Many people who struggle with guilt (including me) feel guilty about the wrong things. The guilt feelings that keep us fussing in overscrupulous anxiety about, say, hurting someone's feelings at a dinner party can become smokescreens that forestall more serious reflection on things for which we desperately need a sense of guilt.

Bad guilt incapacitates, preoccupies, or paralyzes and is in itself a sin insofar as it results in a compulsive self-focus, which Augustine believed was a hallmark of all sin. Good guilt isn't like that. Good guilt motivates us to repent and thereafter, as grateful recipients of mercy, to make what reparation we can; it turns us first inward and upward, then outward in self-forgetfulness, eager to get right and go on.

I don't think this distinction is news to thoughtful Christians. But let me offer a further distinction: examination of conscience that is entirely individualistic results in poorly focused guilt—possibly even in pathological guilt.

While we need to examine our individual consciences with full recognition of our particular sinfulness, we also need to take corporate confession seriously. Until we are able to reckon with collective guilt, we don't quite get to the deep strata of conscience and consciousness that unite us as fallen creatures in need of redemption and as fellow recipients of amazing mercy. United in one body, we participate in each other's sin as well as in the grace that animates us as the body of Christ.

Particularly for Americans who live in what is possibly the most radically (and sometimes pigheadedly) individualistic culture on earth, collective guilt is hard to swallow. What my cheating student or child-abusing neighbor does may concern me, but is "not my fault." Much less the violations of human rights perpetrated by some of the corporations whose products I consume—virtual enslavement in Third World countries, for instance, or systematic oppression of the poor under the glossy rubric of globalization.

How can one be expected, after all, to monitor decisions made in corporate boardrooms of the megacompanies behind the brand names, or even be apprised of the decisions made by lobbyists over lunch?

In the grip of a debilitating sense of powerlessness, or disturbed by a vague feeling that the Pandora's box of politics is just too big to open, we readily retreat to moral issues immediate enough to feel manageable—my home, my family, my relationships, my work habits—and, often in the name of family values, develop moral myopia about the systems (whose benefits we enjoy) that perpetuate and institutionalize evils. While there is nothing wrong with attention to our own back yard, it should not excuse us from lifting our eyes beyond our own property lines to take stock of the larger moral landscape.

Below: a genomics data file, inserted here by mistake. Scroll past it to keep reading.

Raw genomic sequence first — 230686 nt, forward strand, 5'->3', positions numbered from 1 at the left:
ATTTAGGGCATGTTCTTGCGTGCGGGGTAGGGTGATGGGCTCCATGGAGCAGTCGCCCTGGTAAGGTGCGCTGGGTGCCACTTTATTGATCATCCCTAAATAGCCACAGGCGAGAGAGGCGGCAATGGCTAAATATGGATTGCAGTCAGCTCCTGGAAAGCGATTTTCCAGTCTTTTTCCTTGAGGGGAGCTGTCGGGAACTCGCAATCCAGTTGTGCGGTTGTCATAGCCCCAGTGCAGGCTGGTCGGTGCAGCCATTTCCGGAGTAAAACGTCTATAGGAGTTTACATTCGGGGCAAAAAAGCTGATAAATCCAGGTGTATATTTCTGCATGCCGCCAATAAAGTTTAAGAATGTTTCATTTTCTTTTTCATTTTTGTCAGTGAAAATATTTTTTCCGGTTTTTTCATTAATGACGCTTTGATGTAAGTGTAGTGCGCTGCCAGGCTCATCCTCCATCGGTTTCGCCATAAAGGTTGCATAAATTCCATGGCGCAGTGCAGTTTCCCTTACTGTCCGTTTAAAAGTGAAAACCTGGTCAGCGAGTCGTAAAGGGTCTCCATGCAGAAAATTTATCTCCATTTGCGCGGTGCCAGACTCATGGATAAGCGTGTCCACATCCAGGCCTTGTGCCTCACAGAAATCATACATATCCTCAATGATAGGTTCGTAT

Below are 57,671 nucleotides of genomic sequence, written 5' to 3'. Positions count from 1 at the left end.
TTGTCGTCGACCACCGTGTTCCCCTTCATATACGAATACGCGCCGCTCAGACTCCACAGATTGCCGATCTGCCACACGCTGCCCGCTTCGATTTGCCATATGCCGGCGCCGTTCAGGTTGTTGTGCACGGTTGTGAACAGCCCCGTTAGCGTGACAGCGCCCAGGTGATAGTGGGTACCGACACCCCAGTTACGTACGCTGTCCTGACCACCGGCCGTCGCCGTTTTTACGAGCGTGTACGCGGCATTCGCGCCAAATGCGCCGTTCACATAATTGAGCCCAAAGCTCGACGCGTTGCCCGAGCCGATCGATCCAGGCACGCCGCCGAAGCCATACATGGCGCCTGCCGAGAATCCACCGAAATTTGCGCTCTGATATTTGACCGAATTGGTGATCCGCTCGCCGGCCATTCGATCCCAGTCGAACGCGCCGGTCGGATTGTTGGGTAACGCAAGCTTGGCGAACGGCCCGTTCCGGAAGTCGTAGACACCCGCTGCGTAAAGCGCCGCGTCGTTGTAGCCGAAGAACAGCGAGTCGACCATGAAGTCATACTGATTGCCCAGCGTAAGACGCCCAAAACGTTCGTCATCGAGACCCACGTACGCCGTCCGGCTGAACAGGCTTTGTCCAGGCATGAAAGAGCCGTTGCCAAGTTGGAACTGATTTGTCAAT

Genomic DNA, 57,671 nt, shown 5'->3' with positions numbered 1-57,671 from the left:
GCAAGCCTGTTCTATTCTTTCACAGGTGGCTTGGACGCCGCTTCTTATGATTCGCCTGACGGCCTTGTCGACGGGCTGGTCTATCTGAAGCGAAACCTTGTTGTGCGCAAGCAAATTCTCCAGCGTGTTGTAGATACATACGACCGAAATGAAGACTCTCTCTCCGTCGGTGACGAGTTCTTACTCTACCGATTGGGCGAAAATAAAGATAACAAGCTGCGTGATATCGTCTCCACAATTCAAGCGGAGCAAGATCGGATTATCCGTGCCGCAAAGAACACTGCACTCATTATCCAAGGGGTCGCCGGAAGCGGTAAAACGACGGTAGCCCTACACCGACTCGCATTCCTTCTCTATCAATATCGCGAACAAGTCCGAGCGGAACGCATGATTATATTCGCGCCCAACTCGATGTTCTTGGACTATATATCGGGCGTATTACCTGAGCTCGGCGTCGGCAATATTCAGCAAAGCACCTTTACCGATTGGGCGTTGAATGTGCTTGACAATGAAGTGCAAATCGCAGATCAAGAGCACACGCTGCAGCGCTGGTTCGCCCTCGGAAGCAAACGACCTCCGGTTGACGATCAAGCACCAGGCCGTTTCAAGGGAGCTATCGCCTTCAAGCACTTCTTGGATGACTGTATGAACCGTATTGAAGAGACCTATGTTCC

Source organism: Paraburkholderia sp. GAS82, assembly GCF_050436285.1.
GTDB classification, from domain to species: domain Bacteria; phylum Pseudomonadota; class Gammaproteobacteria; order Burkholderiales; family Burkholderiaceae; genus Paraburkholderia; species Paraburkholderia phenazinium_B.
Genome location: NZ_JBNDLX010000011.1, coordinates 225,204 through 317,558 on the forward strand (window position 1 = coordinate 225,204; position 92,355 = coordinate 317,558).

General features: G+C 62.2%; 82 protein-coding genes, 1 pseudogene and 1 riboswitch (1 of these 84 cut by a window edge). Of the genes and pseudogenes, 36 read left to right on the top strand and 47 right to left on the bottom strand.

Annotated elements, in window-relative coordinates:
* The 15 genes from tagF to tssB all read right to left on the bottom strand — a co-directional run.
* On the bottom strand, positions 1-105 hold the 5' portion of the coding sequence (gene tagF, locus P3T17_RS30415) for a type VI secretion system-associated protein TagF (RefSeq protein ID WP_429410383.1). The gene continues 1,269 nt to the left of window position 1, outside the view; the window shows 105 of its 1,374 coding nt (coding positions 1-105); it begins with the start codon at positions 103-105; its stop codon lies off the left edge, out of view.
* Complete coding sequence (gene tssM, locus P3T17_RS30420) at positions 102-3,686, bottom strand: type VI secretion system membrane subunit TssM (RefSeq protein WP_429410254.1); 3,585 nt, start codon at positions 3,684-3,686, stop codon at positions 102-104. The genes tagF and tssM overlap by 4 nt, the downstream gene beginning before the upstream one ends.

This has troubled me of late, especially in the presidential election of 2000, when the disheartening duplicities of organized party politics raised anew the painful question of what is Caesar's and what is God's. Public life and power politics demand a considered response, perhaps even an aggressive response, from those called to be "in the world but not of it."

If policy-makers or CEOs are committing sins of greed, gluttony, or spiritual sloth, we're involved. If we're on bandwagons headed for hell, we'd best jump off and take a shot at the tires as we escape.

The systems in which we're implicated as citizens and consumers deserve ongoing, watchful, prayerful scrutiny. As a nation and as a consumer culture, we share considerable guilt for injustices that don't find their way into history texts. Where does the national and cultural conscience reside if not in us? How do we live with the tensions inherent in our situation as Christian citizens—or (an oxymoron?) Christian consumers?

If we're serious about praying for purity of heart, maybe we need to begin with questions like these: What am I buying into when I buy? What am I supporting when I vote? How were my foods farmed? Who harvested them and what are they being paid? Where might I be called to speak truth to power?

Bad guilt is petty and makes us into fussbudgets, nervously fixated on our own foibles, but perhaps still comfortable in the assurance that we're not, after all, responsible for the atrocities we read about in the papers. Good guilt sends us into a hurting world willing to care for the poor who, Jesus insisted, were always with us and ours to care for, and to fight a devil who resides not only in the details but in seats of power where policies are made.

Related Elsewhere

McEntyre's credentials are available at the Westmont College site, including a list of all her books and articles.

In Quiet Light: Poems on Vermeer's Women, McEntyre's latest book, is available from

Previous McEntyre columns for Christianity Today include:

Community, Not Commodity (Jan. 16, 2001)

Nice Is Not the Point (Nov. 29, 2000)

The Fullness of Time (Oct. 12, 2000)

'I've Been Through Things' (Sept. 6, 2000)

Silence Is to Dwell In (Aug. 10, 2000)

Have something to add about this? See something we missed? Share your feedback here.

Marilyn Chandler McEntyre
Marilyn Chandler McEntyre has taught at Princeton University, the College of New Jersey, Mills College, Dominican University, and Westmont College. She now teaches at the UCSF/UC Berkeley Joint Medical Program and in the University Writing Program at UC Davis. Her column for Christianity Today appeared from 2000 to 2001.
Previous Marilyn Chandler McEntyre Columns:

Our digital archives are a work in progress. Let us know if corrections need to be made.